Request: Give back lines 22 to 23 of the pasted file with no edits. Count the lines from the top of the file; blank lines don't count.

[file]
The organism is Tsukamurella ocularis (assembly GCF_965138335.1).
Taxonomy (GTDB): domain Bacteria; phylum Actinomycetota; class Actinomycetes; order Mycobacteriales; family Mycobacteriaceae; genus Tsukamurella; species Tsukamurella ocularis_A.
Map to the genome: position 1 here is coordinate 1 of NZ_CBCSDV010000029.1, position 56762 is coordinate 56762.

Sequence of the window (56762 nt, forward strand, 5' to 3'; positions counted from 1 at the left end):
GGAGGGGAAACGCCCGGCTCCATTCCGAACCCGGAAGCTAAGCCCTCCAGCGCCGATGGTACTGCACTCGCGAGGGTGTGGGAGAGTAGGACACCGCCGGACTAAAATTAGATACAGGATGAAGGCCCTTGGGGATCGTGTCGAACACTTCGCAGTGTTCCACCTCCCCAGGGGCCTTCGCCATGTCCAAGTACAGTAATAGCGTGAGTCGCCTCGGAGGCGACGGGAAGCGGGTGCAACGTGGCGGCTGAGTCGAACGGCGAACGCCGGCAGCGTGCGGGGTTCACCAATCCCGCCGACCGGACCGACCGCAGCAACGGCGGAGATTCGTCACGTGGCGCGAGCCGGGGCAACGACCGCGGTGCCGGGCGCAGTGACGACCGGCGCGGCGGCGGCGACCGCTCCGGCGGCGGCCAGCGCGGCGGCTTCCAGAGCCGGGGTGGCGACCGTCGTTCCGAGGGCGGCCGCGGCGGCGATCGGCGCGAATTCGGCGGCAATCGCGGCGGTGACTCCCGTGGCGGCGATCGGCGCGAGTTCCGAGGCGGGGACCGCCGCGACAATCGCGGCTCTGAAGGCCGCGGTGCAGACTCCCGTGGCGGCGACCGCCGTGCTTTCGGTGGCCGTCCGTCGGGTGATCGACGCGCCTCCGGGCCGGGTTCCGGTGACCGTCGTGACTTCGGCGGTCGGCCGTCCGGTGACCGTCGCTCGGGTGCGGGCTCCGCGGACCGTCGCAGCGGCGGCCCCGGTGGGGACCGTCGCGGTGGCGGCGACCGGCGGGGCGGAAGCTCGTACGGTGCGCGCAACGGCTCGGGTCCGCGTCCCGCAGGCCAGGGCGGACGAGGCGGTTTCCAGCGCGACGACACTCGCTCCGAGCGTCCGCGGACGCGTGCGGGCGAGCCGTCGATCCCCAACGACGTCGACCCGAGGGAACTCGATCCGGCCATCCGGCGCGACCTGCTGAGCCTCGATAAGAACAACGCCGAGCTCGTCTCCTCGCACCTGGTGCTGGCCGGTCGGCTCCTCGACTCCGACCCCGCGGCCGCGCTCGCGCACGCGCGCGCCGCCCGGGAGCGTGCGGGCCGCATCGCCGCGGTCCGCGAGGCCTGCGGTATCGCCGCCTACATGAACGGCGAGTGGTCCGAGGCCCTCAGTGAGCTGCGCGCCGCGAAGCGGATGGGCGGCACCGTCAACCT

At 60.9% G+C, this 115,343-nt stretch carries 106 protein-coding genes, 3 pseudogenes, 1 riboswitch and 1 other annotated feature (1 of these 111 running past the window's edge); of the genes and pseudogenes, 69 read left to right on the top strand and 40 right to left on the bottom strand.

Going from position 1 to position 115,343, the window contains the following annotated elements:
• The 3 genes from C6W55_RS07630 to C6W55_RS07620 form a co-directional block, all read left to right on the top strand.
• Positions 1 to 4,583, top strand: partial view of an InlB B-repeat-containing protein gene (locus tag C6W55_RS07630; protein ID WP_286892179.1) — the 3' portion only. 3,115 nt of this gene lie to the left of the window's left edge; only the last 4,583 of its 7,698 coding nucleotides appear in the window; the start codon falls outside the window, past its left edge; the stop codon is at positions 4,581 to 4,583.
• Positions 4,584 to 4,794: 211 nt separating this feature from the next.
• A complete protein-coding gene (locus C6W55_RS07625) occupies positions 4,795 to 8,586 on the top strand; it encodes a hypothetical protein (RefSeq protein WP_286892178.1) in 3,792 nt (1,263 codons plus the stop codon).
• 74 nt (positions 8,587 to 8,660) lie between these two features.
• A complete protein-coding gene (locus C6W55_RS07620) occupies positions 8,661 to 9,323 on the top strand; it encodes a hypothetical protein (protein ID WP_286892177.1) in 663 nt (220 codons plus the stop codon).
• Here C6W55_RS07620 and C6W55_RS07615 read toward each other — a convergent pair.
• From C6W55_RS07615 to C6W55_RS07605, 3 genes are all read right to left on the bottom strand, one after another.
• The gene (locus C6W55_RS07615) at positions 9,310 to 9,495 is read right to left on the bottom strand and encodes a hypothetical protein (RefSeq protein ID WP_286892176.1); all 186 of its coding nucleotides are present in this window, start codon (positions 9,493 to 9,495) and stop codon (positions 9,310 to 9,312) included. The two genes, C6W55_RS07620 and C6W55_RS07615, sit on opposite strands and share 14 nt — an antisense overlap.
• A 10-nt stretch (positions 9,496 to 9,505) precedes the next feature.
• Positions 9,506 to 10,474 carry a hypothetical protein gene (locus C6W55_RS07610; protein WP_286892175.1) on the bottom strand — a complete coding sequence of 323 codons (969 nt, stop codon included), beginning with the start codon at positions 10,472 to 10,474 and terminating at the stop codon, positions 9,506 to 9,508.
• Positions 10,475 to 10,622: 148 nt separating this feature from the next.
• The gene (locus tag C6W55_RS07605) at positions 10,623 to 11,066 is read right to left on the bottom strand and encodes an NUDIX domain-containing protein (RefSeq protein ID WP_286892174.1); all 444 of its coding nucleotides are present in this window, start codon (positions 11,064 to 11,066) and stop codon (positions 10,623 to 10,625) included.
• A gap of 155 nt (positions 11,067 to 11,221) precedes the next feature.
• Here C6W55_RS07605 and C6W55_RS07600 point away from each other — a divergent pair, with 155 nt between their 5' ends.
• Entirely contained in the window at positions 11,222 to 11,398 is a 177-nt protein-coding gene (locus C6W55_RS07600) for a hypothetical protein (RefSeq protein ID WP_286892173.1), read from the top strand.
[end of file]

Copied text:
• Here C6W55_RS07605 and C6W55_RS07600 point away from each other — a divergent pair, with 155 nt between their 5' ends.
• Entirely contained in the window at positions 11,222 to 11,398 is a 177-nt protein-coding gene (locus C6W55_RS07600) for a hypothetical protein (RefSeq protein ID WP_286892173.1), read from the top strand.